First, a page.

FIGURE 6 is the circuit diagram illustrating connections of the twelve binary stages to the squaring circuit and to the cathode follower output circuit.

FIGURE 7 is the diagram of a preferred counter unit.

Referring to FIGURE 1, the frequency source unit comprises a tuning fork 1 connected to an oscillator-amplifier 2 which delivers its output to squaring circuit 3, and thence to an arrangement of binary dividers for the purpose of dividing the output of tuning fork into a plurality of frequencies. The output of tuning fork 1, which may be 200 cycles per second, is then split, with one pertion being sent to divider Bit) where its frequency is ditil) vided by two and hence converted to cycle frequency. This in turn passes to divider 1811 which again divides the frequency by two to obtain 50 cycle output, and this is sent to divider B12 where further division by two takes place. The resulting 25 cycle output then is transmitted to terminal D. The other take-off from squaring circuit 3 passes to divider B1, B2, B3, where the 200 cycle output is divided by five; a first portion of this output is transmitted to binary divider B9 which divides by two, delivering one part of its 20 cycle output to terminal C. The output of divider B9 is also converted by divider B8 to a 10 cycle per second frequency, which is supplied both to terminal B and to divider B7 where a further division by two again takes place, to provide a 5 cycle output of terminal A. Returning to divider B1, B2, B3, the second portion of its 40 cycle per second output is transmitted to an additional divider stage B4, B5, B6, where division by five is accomplished; the 8 cycle output is transmitted to terminal E. Thus, with the twelve binary dividers arranged as shown, the original 200 cycle per second output of squaring circuit 3 is converted to five accurate frequencies,of five, eight, ten, twenty, and twenty-five cycles per second.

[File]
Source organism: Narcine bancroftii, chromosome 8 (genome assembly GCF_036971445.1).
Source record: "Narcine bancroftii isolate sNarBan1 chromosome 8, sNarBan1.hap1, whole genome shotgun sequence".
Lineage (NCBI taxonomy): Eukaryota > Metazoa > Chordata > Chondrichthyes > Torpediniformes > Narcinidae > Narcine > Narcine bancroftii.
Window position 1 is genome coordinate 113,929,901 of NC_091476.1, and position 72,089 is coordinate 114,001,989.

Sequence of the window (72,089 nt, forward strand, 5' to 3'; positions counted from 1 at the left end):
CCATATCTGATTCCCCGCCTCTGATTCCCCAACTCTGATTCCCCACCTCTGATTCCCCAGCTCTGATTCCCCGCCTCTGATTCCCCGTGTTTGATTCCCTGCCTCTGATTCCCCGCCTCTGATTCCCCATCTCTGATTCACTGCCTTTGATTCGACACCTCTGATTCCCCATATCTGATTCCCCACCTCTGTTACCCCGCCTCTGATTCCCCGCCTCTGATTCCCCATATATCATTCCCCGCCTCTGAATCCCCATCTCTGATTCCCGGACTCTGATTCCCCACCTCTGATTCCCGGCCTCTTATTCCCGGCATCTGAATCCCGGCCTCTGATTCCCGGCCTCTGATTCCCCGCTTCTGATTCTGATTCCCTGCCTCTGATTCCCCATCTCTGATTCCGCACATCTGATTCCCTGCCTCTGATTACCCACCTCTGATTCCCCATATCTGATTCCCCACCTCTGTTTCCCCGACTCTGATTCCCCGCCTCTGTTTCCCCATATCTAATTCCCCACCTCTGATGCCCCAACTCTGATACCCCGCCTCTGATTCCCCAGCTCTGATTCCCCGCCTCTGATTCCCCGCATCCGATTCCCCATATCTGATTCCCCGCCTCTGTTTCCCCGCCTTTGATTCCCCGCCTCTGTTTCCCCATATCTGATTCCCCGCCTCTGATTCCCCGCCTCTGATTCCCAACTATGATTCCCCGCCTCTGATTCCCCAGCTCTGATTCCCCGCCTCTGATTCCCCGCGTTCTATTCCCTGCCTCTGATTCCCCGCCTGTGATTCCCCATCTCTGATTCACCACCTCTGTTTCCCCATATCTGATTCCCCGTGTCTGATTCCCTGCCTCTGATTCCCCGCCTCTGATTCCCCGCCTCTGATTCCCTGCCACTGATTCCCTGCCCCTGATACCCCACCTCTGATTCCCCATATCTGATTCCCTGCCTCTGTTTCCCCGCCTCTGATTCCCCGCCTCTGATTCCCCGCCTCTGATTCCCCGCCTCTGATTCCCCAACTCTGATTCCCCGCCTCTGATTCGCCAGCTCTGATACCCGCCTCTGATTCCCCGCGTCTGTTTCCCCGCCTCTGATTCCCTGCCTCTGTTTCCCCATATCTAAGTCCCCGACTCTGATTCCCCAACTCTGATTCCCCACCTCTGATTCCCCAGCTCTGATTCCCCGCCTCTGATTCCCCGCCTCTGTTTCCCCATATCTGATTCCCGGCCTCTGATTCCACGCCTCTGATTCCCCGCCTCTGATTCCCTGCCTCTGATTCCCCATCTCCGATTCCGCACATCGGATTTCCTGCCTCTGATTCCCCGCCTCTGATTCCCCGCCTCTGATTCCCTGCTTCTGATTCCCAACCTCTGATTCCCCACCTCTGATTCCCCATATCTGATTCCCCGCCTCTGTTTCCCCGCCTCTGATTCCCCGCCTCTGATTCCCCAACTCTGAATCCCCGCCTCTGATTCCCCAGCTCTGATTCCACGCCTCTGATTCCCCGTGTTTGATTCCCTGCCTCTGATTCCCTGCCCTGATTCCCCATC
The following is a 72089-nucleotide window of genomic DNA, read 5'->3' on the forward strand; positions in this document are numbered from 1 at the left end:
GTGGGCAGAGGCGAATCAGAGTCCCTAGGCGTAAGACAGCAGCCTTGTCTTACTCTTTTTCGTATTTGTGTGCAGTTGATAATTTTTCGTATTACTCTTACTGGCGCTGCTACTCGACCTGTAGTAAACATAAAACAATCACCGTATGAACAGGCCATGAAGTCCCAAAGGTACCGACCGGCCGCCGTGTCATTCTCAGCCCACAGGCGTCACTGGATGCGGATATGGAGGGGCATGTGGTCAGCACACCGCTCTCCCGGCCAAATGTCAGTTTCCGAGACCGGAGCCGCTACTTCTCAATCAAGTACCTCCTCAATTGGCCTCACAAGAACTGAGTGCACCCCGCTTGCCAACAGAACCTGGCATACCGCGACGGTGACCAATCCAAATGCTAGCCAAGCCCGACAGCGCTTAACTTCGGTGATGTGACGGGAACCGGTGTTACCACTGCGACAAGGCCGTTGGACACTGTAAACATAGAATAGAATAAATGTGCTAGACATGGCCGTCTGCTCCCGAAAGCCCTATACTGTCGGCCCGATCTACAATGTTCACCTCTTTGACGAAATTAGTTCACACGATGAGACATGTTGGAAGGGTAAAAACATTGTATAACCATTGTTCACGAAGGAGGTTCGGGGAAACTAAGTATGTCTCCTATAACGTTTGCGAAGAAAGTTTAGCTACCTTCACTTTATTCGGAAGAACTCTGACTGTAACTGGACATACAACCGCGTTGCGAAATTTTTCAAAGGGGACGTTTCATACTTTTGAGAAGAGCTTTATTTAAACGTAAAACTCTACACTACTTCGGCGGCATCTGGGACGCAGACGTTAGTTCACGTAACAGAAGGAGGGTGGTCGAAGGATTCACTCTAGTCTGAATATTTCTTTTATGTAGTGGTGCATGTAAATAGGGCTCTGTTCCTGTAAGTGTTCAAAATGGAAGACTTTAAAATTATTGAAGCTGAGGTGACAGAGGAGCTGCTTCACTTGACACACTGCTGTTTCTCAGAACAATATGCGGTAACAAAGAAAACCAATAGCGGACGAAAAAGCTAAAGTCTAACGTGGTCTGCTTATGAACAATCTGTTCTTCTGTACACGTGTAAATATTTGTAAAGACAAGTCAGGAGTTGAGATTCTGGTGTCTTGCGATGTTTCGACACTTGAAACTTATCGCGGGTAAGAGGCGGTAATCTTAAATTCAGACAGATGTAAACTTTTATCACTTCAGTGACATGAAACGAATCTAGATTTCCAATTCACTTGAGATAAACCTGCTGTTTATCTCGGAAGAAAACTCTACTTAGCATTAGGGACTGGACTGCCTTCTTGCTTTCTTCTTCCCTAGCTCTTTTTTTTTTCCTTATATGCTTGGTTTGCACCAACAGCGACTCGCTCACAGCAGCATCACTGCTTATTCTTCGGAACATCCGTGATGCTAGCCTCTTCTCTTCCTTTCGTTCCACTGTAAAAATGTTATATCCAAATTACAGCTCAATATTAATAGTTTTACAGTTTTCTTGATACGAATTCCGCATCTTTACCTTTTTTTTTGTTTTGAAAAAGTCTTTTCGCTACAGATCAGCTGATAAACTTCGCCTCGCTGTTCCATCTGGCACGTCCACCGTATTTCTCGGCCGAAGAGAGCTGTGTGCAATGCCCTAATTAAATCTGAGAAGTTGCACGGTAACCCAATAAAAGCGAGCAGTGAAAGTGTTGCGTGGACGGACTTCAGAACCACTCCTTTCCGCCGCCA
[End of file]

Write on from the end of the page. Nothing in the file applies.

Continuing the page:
The above frequencies are then transmitted through a five or six wire line to switch S101, which is mounted on one of several similar or identical counter-indicator units situated at various locations throughout an extensive area. In a single location, several matched test devices 5, which may be viscosimeters of the FitzSimons or suspended level type (ASTM D-445-53T, 1955, p.